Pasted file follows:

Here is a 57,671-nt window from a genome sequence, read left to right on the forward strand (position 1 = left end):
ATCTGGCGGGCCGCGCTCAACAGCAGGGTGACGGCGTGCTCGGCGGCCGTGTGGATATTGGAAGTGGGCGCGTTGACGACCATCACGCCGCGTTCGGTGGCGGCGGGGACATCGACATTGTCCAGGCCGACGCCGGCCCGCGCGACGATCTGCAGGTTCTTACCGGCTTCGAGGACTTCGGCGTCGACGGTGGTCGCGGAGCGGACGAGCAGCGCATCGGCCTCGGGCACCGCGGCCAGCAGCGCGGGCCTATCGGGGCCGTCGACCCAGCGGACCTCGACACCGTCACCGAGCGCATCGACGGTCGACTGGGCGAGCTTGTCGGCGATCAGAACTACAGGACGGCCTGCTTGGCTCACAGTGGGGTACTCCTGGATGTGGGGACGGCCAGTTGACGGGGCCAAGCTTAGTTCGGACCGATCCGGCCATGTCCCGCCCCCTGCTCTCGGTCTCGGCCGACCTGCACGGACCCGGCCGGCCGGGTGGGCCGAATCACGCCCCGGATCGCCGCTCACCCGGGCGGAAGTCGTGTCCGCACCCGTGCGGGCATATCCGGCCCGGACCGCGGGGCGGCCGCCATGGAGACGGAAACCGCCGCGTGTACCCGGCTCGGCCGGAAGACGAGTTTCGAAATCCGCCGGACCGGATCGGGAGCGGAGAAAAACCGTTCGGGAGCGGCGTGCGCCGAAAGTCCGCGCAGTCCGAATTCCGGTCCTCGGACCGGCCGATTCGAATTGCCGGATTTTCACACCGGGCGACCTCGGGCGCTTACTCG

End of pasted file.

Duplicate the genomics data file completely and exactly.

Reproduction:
Here is a 57,671-nt window from a genome sequence, read left to right on the forward strand (position 1 = left end):
ATCTGGCGGGCCGCGCTCAACAGCAGGGTGACGGCGTGCTCGGCGGCCGTGTGGATATTGGAAGTGGGCGCGTTGACGACCATCACGCCGCGTTCGGTGGCGGCGGGGACATCGACATTGTCCAGGCCGACGCCGGCCCGCGCGACGATCTGCAGGTTCTTACCGGCTTCGAGGACTTCGGCGTCGACGGTGGTCGCGGAGCGGACGAGCAGCGCATCGGCCTCGGGCACCGCGGCCAGCAGCGCGGGCCTATCGGGGCCGTCGACCCAGCGGACCTCGACACCGTCACCGAGCGCATCGACGGTCGACTGGGCGAGCTTGTCGGCGATCAGAACTACAGGACGGCCTGCTTGGCTCACAGTGGGGTACTCCTGGATGTGGGGACGGCCAGTTGACGGGGCCAAGCTTAGTTCGGACCGATCCGGCCATGTCCCGCCCCCTGCTCTCGGTCTCGGCCGACCTGCACGGACCCGGCCGGCCGGGTGGGCCGAATCACGCCCCGGATCGCCGCTCACCCGGGCGGAAGTCGTGTCCGCACCCGTGCGGGCATATCCGGCCCGGACCGCGGGGCGGCCGCCATGGAGACGGAAACCGCCGCGTGTACCCGGCTCGGCCGGAAGACGAGTTTCGAAATCCGCCGGACCGGATCGGGAGCGGAGAAAAACCGTTCGGGAGCGGCGTGCGCCGAAAGTCCGCGCAGTCCGAATTCCGGTCCTCGGACCGGCCGATTCGAATTGCCGGATTTTCACACCGGGCGACCTCGGGCGCTTACTCG